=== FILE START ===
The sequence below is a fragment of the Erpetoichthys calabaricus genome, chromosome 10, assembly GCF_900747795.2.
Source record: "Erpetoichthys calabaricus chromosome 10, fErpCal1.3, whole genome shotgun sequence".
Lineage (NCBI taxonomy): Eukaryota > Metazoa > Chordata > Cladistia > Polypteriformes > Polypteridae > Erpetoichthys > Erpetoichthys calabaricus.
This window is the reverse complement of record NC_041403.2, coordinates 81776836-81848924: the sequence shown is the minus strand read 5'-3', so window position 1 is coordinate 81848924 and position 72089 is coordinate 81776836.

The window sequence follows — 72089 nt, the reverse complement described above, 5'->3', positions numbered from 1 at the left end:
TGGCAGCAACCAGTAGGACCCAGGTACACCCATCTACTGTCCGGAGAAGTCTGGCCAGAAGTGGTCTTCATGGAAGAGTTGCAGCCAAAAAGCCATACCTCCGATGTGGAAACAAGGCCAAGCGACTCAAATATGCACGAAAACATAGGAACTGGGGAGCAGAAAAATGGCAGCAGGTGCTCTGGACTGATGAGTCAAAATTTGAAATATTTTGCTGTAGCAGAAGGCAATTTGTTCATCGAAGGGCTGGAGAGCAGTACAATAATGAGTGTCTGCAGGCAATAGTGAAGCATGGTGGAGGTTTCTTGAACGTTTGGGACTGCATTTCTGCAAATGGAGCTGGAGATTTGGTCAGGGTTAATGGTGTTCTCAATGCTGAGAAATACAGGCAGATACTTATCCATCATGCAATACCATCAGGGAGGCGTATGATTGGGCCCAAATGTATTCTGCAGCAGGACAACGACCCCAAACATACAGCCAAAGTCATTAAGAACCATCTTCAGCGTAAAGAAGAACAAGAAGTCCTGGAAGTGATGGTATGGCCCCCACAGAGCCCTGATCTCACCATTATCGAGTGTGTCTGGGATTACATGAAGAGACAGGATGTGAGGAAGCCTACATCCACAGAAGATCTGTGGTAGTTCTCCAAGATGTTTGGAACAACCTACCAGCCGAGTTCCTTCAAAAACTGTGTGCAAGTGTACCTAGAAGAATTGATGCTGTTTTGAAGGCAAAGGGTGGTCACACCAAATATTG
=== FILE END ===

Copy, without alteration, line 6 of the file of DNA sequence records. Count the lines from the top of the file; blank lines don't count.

TGGCAGCAACCAGTAGGACCCAGGTACACCCATCTACTGTCCGGAGAAGTCTGGCCAGAAGTGGTCTTCATGGAAGAGTTGCAGCCAAAAAGCCATACCTCCGATGTGGAAACAAGGCCAAGCGACTCAAATATGCACGAAAACATAGGAACTGGGGAGCAGAAAAATGGCAGCAGGTGCTCTGGACTGATGAGTCAAAATTTGAAATATTTTGCTGTAGCAGAAGGCAATTTGTTCATCGAAGGGCTGGAGAGCAGTACAATAATGAGTGTCTGCAGGCAATAGTGAAGCATGGTGGAGGTTTCTTGAACGTTTGGGACTGCATTTCTGCAAATGGAGCTGGAGATTTGGTCAGGGTTAATGGTGTTCTCAATGCTGAGAAATACAGGCAGATACTTATCCATCATGCAATACCATCAGGGAGGCGTATGATTGGGCCCAAATGTATTCTGCAGCAGGACAACGACCCCAAACATACAGCCAAAGTCATTAAGAACCATCTTCAGCGTAAAGAAGAACAAGAAGTCCTGGAAGTGATGGTATGGCCCCCACAGAGCCCTGATCTCACCATTATCGAGTGTGTCTGGGATTACATGAAGAGACAGGATGTGAGGAAGCCTACATCCACAGAAGATCTGTGGTAGTTCTCCAAGATGTTTGGAACAACCTACCAGCCGAGTTCCTTCAAAAACTGTGTGCAAGTGTACCTAGAAGAATTGATGCTGTTTTGAAGGCAAAGGGTGGTCACACCAAATATTG